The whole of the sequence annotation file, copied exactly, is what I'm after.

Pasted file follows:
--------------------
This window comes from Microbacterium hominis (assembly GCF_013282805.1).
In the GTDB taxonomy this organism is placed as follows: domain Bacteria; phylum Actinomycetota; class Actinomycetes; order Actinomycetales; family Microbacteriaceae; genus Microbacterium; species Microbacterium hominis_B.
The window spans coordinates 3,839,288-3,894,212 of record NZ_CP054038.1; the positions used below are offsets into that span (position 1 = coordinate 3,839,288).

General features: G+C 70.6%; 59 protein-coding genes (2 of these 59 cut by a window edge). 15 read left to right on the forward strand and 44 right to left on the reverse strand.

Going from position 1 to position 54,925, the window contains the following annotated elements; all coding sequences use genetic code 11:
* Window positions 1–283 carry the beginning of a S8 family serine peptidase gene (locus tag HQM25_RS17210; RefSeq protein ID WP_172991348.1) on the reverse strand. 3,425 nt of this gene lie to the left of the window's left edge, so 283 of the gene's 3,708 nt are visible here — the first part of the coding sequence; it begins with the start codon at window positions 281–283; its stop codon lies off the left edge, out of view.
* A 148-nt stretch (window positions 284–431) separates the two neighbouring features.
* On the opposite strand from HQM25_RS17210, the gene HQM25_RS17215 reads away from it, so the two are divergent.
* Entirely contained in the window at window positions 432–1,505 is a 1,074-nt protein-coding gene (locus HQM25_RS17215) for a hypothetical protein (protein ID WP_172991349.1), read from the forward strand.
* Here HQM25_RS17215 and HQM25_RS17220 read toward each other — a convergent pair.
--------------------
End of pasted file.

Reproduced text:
This window comes from Microbacterium hominis (assembly GCF_013282805.1).
In the GTDB taxonomy this organism is placed as follows: domain Bacteria; phylum Actinomycetota; class Actinomycetes; order Actinomycetales; family Microbacteriaceae; genus Microbacterium; species Microbacterium hominis_B.
The window spans coordinates 3,839,288-3,894,212 of record NZ_CP054038.1; the positions used below are offsets into that span (position 1 = coordinate 3,839,288).

General features: G+C 70.6%; 59 protein-coding genes (2 of these 59 cut by a window edge). 15 read left to right on the forward strand and 44 right to left on the reverse strand.

Going from position 1 to position 54,925, the window contains the following annotated elements; all coding sequences use genetic code 11:
* Window positions 1–283 carry the beginning of a S8 family serine peptidase gene (locus tag HQM25_RS17210; RefSeq protein ID WP_172991348.1) on the reverse strand. 3,425 nt of this gene lie to the left of the window's left edge, so 283 of the gene's 3,708 nt are visible here — the first part of the coding sequence; it begins with the start codon at window positions 281–283; its stop codon lies off the left edge, out of view.
* A 148-nt stretch (window positions 284–431) separates the two neighbouring features.
* On the opposite strand from HQM25_RS17210, the gene HQM25_RS17215 reads away from it, so the two are divergent.
* Entirely contained in the window at window positions 432–1,505 is a 1,074-nt protein-coding gene (locus HQM25_RS17215) for a hypothetical protein (protein ID WP_172991349.1), read from the forward strand.
* Here HQM25_RS17215 and HQM25_RS17220 read toward each other — a convergent pair.